On the 7th of November, innovation enthusiasts and industry leaders gathered at the iconic Glasgow Science Centre for the highly anticipated Can Do Innovation Summit. This was the first Can Do Innovation Summit Event hosted since the Covid-19 pandemic, and everyone was delighted to be back in person for an opportunity to discuss emerging tech and to network with likeminded people. Consultant, Rachel Sim, shares some key takeaways and insights from the event below.
The event was hosted by Glasgow City of Science and Innovation (GCOSI), and brought together a diverse group of people to celebrate innovation and discover the possibilities that lie ahead through the use of emerging technologies such as AI, XR and VR (to name a few). The Glasgow Science Centre was the perfect venue for the summit, with its futuristic architecture and fantastic facilities; a testament to the fusion of science, technology and art, which was at the heart of the summit’s mission.
The Can Do Innovation Summit featured an impressive lineup of keynote speakers, each of whom shared their unique perspectives on innovation, its challenges, and its impact on various industries. Notable speakers included tech entrepreneurs, industry disruptors and academics; all with a key message that collaboration of people and industries will be instrumental to Glasgow’s growth as a hub for innovation and tech.
The event opened with Dr Susie Mitchell (Glasgow City of Science and Innovation) and Stuart Patrick CBE (Glasgow Chamber of Commerce) introducing the event and current innovation initiatives happening in Glasgow. From the opening of the event, it was evident that we are already living in a world with access to innovations that previously could only have been dreamed of: science fiction has become science fact!
The Art of AI and Data
Keynotes from Edafe Onerhime (Top Twenty Most Influential Women in Tech) and Elena Corchero (Director of Emerging Tech at Dow Jones) followed. Edafe discussed practical use cases of AI and data, with examples from a variety of industries. Despite the vast range of opportunities highlighted, Edafe was also clear about the importance of safeguarding and optimising the use of technology through regulation and ethics as well as ensuring systemic bias is not embedded in AI. With AI set to impact every aspect of business from people, to processes, to operations (if it isn’t doing so already); organisations must ensure they understand their problems and how AI can be used to solve these, to exploit opportunities, and reduce ‘grunt’ work. The keynote left a resounding message that whilst technology and AI create fantastic opportunities, harmony is achieved when humans and technology work together; and whilst AI will optimise many aspects of business, people issues still require a people solution and we must not become over-reliant on new technologies.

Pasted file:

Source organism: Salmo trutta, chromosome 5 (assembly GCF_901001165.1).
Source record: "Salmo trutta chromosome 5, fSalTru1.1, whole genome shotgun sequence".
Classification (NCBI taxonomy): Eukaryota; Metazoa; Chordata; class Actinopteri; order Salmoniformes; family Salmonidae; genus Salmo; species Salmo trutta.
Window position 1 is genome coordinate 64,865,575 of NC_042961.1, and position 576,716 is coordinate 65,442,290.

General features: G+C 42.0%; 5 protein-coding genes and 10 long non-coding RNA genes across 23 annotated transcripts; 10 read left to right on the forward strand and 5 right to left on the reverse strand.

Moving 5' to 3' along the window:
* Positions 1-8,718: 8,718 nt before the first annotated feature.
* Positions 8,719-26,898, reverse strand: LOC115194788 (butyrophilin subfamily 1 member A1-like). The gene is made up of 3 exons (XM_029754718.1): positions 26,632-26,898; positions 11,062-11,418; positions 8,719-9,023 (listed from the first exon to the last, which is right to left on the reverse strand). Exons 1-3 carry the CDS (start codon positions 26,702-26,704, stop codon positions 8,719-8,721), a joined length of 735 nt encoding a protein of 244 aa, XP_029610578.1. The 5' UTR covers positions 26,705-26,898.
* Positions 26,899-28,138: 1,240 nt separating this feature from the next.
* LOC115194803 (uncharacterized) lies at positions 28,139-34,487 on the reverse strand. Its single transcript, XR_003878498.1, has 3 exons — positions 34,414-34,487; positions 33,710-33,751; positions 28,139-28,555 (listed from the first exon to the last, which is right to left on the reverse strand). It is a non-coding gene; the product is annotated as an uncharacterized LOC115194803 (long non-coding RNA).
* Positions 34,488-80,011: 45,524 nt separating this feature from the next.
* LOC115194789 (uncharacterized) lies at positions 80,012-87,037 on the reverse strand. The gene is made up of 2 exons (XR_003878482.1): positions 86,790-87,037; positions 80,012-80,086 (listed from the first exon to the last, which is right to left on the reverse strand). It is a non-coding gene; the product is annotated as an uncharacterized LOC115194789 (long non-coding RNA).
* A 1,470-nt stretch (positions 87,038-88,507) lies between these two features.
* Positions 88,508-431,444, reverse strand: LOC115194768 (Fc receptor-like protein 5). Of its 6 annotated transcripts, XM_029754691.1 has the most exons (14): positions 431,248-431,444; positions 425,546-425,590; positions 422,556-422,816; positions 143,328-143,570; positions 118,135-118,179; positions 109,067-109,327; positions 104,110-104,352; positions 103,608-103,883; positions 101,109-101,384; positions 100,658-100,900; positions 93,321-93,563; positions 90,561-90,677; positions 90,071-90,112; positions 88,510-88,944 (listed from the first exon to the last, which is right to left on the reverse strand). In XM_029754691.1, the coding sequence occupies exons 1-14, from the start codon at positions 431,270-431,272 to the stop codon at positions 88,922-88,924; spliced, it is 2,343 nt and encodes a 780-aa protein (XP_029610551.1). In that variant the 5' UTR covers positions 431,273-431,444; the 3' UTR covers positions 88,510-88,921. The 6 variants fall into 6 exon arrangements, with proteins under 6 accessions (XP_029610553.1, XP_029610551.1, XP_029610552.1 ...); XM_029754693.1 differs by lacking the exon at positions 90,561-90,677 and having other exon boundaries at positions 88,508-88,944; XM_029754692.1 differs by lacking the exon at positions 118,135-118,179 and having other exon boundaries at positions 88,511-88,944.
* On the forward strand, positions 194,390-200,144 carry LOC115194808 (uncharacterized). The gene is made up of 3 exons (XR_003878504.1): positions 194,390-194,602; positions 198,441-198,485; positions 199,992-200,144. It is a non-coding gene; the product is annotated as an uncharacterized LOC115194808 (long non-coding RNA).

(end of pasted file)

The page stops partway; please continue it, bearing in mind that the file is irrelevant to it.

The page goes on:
Elena Corchero was interviewed by Chris Moule (Head of Innovation and Entrepreneurship at Robert Gordon University). The interview focused on Elena’s career path and emerging tech with a particular focus on its impact on the media. Elena shared why she is passionate about discussing STEAM rather than STEM and how art is so closely linked to science and technology; despite these disciplines being considered very different. With the gender gap still prevalent in technology, better understanding of the more creative aspects of technology could be instrumental in encouraging women and minorities to explore a career in technology. For example, art is crucial in product development; bringing a product to market and effectively communicating with potential consumers – a lack of artistic consideration may be the reason a product or idea fails.
As an expert in emerging technologies, Elena discussed how new innovations should be approached – questioning “why is this meaningful” and what is the benefit of said new technology – jumping on each new hype may result in wasted time, resources and opportunities. With each new technology, a balance must be reached between use and misuse – with all the controversy surrounding AI this sentiment is very appropriate.
Elena finished her discussion with an insight into the markets she expects to grow in the coming years, with wearable technology at the heart of this. She discussed how technology and humans are becoming closer than ever and it won’t be long before technological implants become commonplace.
Other presentations shared real-life examples of AR in practice in the healthcare sector; discussions on sustainability and ESG, the SME support and funding available in the region, and Glasgow’s opportunity to be at the heart of technological advancements. It was evident that not only is there a wealth of opportunity in terms of funding, infrastructure and technology, but that the people of Glasgow form a fantastic network of support for passionate innovators.
The Can Do Innovation Summit wasn’t just about listening to presentations, it was a dynamic and interactive event. Breakout sessions allowed attendees to engage in discussions, workshops, and hands-on activities. These sessions encouraged collaborative thinking, enabling participants to explore solutions to real-world problems. The summit also featured innovation showcases, where forward-thinking companies and startups presented their cutting-edge products and services.
The Can Do Innovation Summit was a fantastic event, leaving attendees informed and inspired. The event showcased the power of innovation to transform industries, improve lives, and create a better future for all. The takeaways from the summit were clear: innovation is not just a choice, it’s a necessity in our rapidly evolving world.
We look forward to attending again next year!
If you are a client looking to build out your technology team, or a candidate looking for a move, please get in touch with Rachel or Ali for a confidential discussion: [email protected] / [email protected]